Politicians in Ireland have lambasted those criticising the crowning of a wild goat as “King Puck”, with some people accusing animal rights activists who oppose the tradition of being “snowflakes”.
The controversy is centred around the Killorglin Puck Fair, Ireland’s oldest festival, during which a wild goat is caught, crowned as “monarch” and put on a raised platform in the centre of the town.
Although celebrated by many, the fair has come under increasing pressure from activists.
According to a report by Irish radio broadcaster Newstalk, animal welfare activists are once again furious about the festival, with some demanding the government step in and ban the practice.
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“If they need to have a symbolic goat figure, they could have competitions in wood-carving, sculpting, they could have an animatronic goat if they want to – they could have a teddy bear goat if they want to,” National Animal Rights Association spokeswoman Laura Broxson told the broadcaster.
“Anything else will do … just take live animals out of it.”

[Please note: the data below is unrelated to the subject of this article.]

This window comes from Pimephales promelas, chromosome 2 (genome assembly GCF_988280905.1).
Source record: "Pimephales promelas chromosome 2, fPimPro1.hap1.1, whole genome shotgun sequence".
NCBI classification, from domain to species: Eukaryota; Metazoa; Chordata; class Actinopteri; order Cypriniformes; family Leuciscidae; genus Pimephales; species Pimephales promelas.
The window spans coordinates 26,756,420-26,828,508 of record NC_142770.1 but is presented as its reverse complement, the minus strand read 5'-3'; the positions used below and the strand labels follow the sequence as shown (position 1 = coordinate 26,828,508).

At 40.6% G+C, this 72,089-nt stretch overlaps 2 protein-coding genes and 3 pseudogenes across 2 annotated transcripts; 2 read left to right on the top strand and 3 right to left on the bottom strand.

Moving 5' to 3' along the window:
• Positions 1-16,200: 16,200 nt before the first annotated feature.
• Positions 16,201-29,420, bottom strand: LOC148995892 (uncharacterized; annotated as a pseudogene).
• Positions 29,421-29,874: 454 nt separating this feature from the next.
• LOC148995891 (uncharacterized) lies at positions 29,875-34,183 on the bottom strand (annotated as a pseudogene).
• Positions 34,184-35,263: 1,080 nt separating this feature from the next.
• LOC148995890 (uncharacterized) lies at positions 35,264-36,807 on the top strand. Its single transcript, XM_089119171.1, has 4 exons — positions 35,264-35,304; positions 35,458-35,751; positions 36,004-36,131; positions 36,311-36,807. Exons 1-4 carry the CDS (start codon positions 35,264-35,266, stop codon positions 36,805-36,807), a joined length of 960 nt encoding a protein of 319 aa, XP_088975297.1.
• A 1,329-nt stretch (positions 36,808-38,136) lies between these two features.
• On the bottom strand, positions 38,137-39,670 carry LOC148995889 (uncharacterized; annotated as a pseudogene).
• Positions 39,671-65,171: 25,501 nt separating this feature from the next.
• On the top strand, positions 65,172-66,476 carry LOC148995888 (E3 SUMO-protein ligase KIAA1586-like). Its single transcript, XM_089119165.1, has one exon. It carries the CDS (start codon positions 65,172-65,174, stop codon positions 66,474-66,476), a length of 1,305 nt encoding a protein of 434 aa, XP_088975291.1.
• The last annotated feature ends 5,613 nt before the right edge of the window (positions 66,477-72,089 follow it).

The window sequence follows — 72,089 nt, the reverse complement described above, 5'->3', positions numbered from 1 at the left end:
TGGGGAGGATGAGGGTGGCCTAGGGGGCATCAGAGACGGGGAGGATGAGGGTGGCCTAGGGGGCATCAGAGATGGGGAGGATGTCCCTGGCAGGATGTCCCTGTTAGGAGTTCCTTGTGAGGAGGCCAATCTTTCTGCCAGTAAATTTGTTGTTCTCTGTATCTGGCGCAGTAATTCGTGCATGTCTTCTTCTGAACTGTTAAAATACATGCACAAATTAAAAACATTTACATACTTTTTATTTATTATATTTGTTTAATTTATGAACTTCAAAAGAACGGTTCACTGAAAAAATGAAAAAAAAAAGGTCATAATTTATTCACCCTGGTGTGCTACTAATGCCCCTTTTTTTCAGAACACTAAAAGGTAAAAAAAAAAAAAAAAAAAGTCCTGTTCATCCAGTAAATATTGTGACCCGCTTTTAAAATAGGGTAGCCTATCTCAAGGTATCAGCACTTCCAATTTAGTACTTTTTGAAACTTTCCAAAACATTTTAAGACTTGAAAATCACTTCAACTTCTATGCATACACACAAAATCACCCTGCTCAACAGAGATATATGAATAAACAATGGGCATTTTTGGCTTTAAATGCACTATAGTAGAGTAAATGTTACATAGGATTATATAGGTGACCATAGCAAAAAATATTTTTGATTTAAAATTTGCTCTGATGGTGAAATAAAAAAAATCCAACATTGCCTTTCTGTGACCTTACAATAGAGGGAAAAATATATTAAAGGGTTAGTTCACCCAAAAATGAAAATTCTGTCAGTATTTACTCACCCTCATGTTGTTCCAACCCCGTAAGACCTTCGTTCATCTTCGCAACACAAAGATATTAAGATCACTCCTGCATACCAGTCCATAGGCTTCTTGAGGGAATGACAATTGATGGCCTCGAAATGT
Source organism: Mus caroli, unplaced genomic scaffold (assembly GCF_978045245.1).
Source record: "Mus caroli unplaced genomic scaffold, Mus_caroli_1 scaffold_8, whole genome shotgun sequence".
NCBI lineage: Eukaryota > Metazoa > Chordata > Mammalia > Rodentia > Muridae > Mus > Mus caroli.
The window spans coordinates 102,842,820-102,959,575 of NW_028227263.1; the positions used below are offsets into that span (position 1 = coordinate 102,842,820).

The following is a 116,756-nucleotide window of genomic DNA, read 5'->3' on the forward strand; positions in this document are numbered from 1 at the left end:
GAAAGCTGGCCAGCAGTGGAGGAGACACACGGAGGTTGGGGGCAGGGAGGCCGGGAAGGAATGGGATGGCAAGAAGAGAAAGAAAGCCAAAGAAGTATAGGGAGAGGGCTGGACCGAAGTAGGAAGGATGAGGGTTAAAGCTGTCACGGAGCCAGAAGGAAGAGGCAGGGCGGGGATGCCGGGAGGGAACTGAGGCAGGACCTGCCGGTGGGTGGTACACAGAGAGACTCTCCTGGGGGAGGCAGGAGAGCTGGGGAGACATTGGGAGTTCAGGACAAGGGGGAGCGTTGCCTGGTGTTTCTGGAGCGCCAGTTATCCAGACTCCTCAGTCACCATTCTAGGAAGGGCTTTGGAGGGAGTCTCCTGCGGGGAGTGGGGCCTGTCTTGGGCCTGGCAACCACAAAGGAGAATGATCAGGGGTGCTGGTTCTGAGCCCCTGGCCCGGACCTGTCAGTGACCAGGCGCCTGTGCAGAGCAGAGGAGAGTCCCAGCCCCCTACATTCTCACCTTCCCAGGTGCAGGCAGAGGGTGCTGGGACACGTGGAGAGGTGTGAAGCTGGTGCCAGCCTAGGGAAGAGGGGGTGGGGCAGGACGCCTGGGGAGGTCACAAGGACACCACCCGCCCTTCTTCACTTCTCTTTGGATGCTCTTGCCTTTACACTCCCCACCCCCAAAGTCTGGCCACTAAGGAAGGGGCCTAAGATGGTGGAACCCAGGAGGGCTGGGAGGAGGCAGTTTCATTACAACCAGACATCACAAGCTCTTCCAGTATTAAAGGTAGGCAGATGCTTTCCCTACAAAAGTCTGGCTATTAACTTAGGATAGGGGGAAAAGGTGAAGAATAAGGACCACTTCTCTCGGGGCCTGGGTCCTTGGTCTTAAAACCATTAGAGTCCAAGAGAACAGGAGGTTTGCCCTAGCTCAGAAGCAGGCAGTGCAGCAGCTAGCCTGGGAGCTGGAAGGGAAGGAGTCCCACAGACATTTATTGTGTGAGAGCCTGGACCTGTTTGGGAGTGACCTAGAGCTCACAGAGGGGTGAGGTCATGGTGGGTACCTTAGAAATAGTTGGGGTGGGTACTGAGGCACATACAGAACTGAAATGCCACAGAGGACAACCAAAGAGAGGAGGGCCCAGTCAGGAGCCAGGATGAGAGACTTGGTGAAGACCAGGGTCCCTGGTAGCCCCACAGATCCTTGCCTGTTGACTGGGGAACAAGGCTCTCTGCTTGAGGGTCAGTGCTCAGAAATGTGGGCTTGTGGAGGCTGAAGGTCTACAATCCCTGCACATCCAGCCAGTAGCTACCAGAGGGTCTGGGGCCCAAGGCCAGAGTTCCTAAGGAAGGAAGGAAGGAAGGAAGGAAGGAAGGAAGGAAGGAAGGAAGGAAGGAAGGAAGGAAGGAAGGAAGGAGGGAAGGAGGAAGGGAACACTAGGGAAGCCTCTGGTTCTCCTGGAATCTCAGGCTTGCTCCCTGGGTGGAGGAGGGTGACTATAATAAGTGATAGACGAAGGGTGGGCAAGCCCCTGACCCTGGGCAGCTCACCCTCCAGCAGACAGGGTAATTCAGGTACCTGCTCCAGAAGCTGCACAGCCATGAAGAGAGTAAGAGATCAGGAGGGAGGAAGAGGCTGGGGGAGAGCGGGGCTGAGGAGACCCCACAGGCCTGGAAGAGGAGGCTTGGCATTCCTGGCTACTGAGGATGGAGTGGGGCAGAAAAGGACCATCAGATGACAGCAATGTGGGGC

That has provoked an angry response from some well-known politicians in the country.
“They’re anti-Puck, they’re anti-horse racing, they’re anti-live exports,” MP Michael Healy-Rae said, berating the “naysayers” looking to undermine the event.
“If they had their way, we’d all be inside in a dark room, looking out the window with sad eyes and sad faces, with nowhere to go and nothing to do.”
The representative for Kerry added that the goat is well taken care of throughout the festival and that evidence seems to suggest that all the animals involved have been content with their conditions.
“The goat is weighed, and when the festival is over the goat is weighed again,” he said. “Every year, year after year, that goat would put on weight.”
“No animal puts on weight unless they’re comfortable, warm and well-fed.”
Local councillors in the area have told the Irish media that there is growing resentment in the town for animal rights activists, with many feeling that political “snowflakes” are weaponising the press to put “unbelievable pressure” on the festival.
Not everyone is taking the event too seriously, with parody site Waterford Whispers News running a fake article claiming that the newly crowned goat king had already gone mad with power.
BREAKING: The goat from the Puck Fair in Killorglin has broken free and is now seeking its revenge pic.twitter.com/RpALLdjqxi
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“I’m not going to mess with a mind-reading goat King, are you?” the article reads. “I hear he can shoot lasers from his eyes.”
Others are said to be enjoying the fair, which was first given legal recognition by Britain’s King James I in the year 1613.
Many suspect the fair could be far older, with some academics saying there is evidence that it has pre-Christian origins.